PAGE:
A lot of questions are being answered on Stack Overflow, with members specifying how to solve these real world/time problems using lambda expressions.

Are we overusing it, and are we considering the performance impact of using lambda expressions?

I found a few articles that explores the performance impact of lambda vs anonymous delegates vs for/foreach loops with different results

  1. Anonymous Delegates vs Lambda Expressions vs Function Calls Performance
  2. Performance of foreach vs. List.ForEach
  3. .NET/C# Loop Performance Test (FOR, FOREACH, LINQ, & Lambda).
  4. DataTable.Select is faster than LINQ

What should be the evaluation criteria when choosing the appropriate solution? Except for the obvious reason that it's more concise code and readable when using lambda.

  • 2
    I highly recommend you to visit www.lambdaexpression.net
    – Delashmate
    Sep 16, 2011 at 9:48
  • 6
    @Delashmate domain taken over by spammers now
    – ozz
    May 15, 2013 at 10:26

9 Answers 9


Even though I will focus on point one, I begin by giving my 2 cents on the whole issue of performance. Unless differences are big or usage is intensive, usually I don't bother about microseconds that when added don't amount to any visible difference to the user. I emphasize that I only don't care when considering non-intensive called methods. Where I do have special performance considerations is on the way I design the application itself. I care about caching, about the use of threads, about clever ways to call methods (whether to make several calls or to try to make only one call), whether to pool connections or not, etc., etc. In fact I usually don't focus on raw performance, but on scalibility. I don't care if it runs better by a tiny slice of a nanosecond for a single user, but I care a lot to have the ability to load the system with big amounts of simultaneous users without noticing the impact.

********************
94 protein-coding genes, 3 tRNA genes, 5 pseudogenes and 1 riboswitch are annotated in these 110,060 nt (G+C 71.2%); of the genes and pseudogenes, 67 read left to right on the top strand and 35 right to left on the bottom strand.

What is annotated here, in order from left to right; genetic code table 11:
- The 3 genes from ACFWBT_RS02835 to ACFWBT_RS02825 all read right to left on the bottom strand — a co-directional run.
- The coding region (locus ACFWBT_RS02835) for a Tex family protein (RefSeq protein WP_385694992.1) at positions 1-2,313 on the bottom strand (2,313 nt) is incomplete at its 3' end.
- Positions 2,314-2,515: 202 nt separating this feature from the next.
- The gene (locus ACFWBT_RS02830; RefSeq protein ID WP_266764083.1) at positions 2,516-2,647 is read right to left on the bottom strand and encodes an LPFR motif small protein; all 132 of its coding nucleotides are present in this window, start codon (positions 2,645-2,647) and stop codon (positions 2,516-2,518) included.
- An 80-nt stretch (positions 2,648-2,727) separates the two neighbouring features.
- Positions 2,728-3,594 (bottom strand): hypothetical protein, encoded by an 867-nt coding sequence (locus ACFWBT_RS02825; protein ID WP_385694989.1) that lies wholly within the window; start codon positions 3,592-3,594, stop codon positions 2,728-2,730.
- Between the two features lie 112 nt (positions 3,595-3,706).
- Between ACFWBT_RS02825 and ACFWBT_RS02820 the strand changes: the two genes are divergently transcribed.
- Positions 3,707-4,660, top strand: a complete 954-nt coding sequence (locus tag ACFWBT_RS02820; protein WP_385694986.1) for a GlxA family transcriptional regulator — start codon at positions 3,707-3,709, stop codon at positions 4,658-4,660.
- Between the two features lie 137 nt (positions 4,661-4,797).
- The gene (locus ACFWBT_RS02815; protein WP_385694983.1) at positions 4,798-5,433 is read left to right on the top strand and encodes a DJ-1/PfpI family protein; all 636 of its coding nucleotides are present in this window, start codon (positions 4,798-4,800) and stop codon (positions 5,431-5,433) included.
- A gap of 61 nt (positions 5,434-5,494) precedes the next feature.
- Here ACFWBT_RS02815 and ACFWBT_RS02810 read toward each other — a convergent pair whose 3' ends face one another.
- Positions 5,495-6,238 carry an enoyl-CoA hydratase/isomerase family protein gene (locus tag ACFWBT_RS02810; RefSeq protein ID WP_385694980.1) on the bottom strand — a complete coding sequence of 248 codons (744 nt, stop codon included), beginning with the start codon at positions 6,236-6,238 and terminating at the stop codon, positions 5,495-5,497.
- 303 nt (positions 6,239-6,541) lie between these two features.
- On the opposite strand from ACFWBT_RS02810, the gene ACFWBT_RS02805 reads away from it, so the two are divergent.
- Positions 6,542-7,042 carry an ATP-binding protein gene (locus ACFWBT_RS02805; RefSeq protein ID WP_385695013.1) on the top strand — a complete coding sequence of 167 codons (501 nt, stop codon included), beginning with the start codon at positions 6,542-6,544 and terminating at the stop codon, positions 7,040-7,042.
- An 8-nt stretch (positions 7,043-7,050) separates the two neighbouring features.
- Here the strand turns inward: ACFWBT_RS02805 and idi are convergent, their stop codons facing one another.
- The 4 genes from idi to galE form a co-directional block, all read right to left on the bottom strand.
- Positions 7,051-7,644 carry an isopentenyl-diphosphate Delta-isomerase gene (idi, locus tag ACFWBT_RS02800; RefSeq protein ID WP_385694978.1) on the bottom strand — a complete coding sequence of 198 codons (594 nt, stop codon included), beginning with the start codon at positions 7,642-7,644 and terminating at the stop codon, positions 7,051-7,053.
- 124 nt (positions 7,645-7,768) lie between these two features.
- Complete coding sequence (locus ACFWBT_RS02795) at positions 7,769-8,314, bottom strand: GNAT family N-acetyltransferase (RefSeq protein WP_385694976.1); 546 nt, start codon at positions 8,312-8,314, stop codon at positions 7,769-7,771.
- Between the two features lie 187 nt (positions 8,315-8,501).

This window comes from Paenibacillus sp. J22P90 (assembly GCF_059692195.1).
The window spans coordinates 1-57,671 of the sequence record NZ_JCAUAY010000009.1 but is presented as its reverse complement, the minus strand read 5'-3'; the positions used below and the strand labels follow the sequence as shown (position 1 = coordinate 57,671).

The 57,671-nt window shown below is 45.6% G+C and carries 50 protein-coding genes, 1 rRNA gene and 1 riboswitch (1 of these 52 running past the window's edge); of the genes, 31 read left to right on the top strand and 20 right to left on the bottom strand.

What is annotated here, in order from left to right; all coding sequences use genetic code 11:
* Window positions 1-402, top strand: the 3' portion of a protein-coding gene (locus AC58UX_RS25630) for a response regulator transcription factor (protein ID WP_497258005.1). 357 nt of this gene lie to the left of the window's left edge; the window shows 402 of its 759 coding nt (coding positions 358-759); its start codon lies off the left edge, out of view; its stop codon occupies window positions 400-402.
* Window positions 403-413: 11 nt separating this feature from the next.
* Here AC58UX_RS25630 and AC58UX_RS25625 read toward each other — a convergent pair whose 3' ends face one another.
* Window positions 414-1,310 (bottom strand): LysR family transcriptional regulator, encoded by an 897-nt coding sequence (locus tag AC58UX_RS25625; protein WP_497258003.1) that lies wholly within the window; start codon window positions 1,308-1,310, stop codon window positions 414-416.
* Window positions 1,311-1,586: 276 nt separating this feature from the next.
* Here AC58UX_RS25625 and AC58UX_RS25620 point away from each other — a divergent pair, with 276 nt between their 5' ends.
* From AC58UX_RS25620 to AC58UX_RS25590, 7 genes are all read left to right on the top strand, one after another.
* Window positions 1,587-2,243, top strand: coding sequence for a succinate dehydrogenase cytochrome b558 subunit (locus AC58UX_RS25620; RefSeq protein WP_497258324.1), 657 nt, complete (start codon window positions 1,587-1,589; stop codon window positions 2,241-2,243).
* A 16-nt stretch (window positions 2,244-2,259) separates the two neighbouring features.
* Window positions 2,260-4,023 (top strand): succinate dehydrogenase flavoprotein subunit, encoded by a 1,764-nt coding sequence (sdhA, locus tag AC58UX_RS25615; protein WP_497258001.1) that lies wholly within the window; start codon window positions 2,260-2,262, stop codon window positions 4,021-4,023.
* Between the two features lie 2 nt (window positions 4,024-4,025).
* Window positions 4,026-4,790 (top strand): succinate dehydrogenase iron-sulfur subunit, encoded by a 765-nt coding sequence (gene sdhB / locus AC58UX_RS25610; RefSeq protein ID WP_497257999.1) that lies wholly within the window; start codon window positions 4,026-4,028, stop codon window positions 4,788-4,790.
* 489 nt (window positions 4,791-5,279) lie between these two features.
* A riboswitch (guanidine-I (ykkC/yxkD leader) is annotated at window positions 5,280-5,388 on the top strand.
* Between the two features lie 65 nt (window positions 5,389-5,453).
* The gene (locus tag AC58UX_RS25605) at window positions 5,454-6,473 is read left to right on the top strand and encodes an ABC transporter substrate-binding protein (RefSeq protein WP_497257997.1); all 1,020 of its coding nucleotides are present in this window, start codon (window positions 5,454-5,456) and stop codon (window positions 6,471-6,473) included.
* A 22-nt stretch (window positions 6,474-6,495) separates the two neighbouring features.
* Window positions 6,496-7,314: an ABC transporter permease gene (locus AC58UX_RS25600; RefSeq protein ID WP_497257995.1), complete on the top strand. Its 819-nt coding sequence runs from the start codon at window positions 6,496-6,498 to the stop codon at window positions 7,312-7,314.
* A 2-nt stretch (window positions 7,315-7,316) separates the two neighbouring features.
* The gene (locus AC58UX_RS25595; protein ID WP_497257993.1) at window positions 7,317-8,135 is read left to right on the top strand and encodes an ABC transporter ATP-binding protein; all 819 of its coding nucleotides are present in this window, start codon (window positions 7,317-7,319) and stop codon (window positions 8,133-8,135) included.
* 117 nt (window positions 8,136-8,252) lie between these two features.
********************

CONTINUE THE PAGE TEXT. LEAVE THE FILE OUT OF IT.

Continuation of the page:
Having said that, here goes my opinion about point 1. I love anonymous methods. They give me great flexibility and code elegance. The other great feature about anonymous methods is that they allow me to directly use local variables from the container method (from a C# perspective, not from an IL perspective, of course). They spare me loads of code oftentimes. When do I use anonymous methods? Evey single time the piece of code I need isn't needed elsewhere. If it is used in two different places, I don't like copy-paste as a reuse technique, so I'll use a plain ol' delegate. So, just like shoosh answered, it isn't good to have code duplication. In theory there are no performance differences as anonyms are C# tricks, not IL stuff.